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Gryphon Diablo 300

To S. Andrea Sundaram,

I enjoyed your article on "What's Wrong with Digital Volume Controls?," and I have some further questions. Last year I switched over to a dedicated SACD player and have been pursuing (classical music) SACDs almost exclusively. As a result, I totally changed my system at the time: got rid of my CD player, preamp, DAC, and amp, and switched to the SACD player feeding an integrated amp. (I have no plans to pursue DSD/high-resolution computer downloads, therefore no plans for a DSD DAC). I've been enjoying the music greatly, but it was such a drastic change all at once that I still have doubts. Do you have any suggestions as to the best way to attenuate volume between the analog outputs of my SACD player and the amp? In other words, what to put in between my SACD player and the speakers for optimal sound? The question gets more complicated if I want to go to multichannel SACD and use digital room correction such as Audyssey or similar. Any thought, suggestions, insights would be much appreciated.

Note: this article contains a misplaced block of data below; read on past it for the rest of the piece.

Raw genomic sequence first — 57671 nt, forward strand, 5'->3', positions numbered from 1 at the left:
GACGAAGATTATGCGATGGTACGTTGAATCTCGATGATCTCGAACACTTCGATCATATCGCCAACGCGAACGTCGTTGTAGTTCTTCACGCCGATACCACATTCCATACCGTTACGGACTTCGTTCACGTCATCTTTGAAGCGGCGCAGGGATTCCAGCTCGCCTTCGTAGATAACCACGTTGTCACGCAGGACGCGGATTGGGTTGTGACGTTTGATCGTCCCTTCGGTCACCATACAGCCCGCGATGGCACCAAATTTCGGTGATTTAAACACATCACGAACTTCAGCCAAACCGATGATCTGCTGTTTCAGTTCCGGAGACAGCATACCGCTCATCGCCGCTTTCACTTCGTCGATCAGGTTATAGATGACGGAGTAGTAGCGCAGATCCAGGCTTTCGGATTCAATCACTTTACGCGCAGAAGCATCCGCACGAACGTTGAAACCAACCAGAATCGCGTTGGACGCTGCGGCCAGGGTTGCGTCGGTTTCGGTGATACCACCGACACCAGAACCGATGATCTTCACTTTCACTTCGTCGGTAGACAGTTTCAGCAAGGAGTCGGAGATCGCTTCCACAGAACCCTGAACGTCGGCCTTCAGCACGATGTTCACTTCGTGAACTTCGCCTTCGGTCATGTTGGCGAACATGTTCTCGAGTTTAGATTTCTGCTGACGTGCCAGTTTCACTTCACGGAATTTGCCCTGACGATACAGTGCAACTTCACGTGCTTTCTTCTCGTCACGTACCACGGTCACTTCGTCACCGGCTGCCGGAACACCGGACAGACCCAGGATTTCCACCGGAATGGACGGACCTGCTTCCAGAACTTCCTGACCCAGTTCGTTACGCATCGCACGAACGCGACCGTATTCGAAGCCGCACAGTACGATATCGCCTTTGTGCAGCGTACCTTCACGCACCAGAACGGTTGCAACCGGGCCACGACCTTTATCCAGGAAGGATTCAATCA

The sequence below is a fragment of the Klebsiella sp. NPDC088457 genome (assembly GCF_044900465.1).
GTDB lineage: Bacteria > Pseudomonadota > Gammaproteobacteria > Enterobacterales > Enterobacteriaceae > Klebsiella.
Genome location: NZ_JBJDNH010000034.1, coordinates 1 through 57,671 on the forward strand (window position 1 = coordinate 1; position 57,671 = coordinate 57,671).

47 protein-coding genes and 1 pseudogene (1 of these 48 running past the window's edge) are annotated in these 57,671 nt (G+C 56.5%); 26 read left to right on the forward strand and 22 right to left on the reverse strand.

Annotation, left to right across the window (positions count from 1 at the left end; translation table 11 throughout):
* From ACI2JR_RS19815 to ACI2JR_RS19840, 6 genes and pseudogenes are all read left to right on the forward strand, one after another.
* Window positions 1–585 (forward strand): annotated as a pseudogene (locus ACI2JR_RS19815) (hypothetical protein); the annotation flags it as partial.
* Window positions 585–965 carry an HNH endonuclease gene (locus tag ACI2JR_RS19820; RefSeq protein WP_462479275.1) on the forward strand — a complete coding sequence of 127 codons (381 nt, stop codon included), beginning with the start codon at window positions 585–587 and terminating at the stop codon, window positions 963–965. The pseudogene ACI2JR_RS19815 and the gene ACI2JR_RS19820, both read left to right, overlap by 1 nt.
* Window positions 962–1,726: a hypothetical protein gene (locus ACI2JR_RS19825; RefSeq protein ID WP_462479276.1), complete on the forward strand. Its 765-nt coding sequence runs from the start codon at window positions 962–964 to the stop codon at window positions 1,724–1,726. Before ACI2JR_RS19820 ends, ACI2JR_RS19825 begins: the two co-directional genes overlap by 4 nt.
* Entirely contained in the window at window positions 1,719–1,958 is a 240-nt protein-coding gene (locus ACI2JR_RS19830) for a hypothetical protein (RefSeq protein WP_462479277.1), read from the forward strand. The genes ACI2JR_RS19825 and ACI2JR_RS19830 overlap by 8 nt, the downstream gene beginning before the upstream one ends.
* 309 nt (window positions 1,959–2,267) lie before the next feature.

Thank you,
Greg Simmons

The best solution is to run the output of your SACD player into a power amplifier with a relatively high input impedance and a passive volume control on the front. That arrangement actually describes many modern integrated amplifiers -- maybe yours. A traditional integrated amp -- one with a preamplification stage, followed by the volume control, followed by the power amplification stage -- has exactly the same drawbacks as using a preamp/amp. That said, you may well obtain excellent results with such a system. As you say, going the multichannel route can get far more complicated. I don't like the idea of sacrificing the purity of a DSD signal by using digital room correction on it as that adds an analog-to-digital and then digital-to-analog conversion, which are probably both happening in the PCM domain. Again, though, the practical results matter more than the theoretical considerations, and the benefits of room correction may outweigh the slight loss in resolution from the extra digital conversions. The only way to know is to give it a try. . . . S. Andrea Sundaram